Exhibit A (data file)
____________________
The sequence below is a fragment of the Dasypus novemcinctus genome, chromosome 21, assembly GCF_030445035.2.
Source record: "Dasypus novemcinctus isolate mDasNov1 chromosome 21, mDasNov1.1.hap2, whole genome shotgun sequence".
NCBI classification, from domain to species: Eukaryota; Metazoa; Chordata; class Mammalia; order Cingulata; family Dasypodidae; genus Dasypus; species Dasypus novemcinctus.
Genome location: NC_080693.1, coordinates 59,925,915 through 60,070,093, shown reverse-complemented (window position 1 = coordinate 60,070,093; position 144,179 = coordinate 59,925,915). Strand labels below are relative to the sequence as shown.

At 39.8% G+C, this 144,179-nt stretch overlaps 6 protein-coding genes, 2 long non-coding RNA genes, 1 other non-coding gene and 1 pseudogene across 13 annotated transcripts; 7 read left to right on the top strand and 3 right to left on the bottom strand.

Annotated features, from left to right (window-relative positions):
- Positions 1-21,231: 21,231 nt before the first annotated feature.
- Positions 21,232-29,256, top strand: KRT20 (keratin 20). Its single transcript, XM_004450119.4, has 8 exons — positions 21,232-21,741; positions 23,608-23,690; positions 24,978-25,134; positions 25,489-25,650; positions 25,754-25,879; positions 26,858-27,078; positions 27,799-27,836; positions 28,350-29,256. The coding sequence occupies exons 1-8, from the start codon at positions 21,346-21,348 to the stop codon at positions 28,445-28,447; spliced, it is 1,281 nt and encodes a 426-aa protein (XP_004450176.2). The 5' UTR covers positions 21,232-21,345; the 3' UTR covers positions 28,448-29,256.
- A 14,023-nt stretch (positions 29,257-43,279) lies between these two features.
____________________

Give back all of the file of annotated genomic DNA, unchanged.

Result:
The sequence below is a fragment of the Dasypus novemcinctus genome, chromosome 21, assembly GCF_030445035.2.
Source record: "Dasypus novemcinctus isolate mDasNov1 chromosome 21, mDasNov1.1.hap2, whole genome shotgun sequence".
NCBI classification, from domain to species: Eukaryota; Metazoa; Chordata; class Mammalia; order Cingulata; family Dasypodidae; genus Dasypus; species Dasypus novemcinctus.
Genome location: NC_080693.1, coordinates 59,925,915 through 60,070,093, shown reverse-complemented (window position 1 = coordinate 60,070,093; position 144,179 = coordinate 59,925,915). Strand labels below are relative to the sequence as shown.

At 39.8% G+C, this 144,179-nt stretch overlaps 6 protein-coding genes, 2 long non-coding RNA genes, 1 other non-coding gene and 1 pseudogene across 13 annotated transcripts; 7 read left to right on the top strand and 3 right to left on the bottom strand.

Annotated features, from left to right (window-relative positions):
- Positions 1-21,231: 21,231 nt before the first annotated feature.
- Positions 21,232-29,256, top strand: KRT20 (keratin 20). Its single transcript, XM_004450119.4, has 8 exons — positions 21,232-21,741; positions 23,608-23,690; positions 24,978-25,134; positions 25,489-25,650; positions 25,754-25,879; positions 26,858-27,078; positions 27,799-27,836; positions 28,350-29,256. The coding sequence occupies exons 1-8, from the start codon at positions 21,346-21,348 to the stop codon at positions 28,445-28,447; spliced, it is 1,281 nt and encodes a 426-aa protein (XP_004450176.2). The 5' UTR covers positions 21,232-21,345; the 3' UTR covers positions 28,448-29,256.
- A 14,023-nt stretch (positions 29,257-43,279) lies between these two features.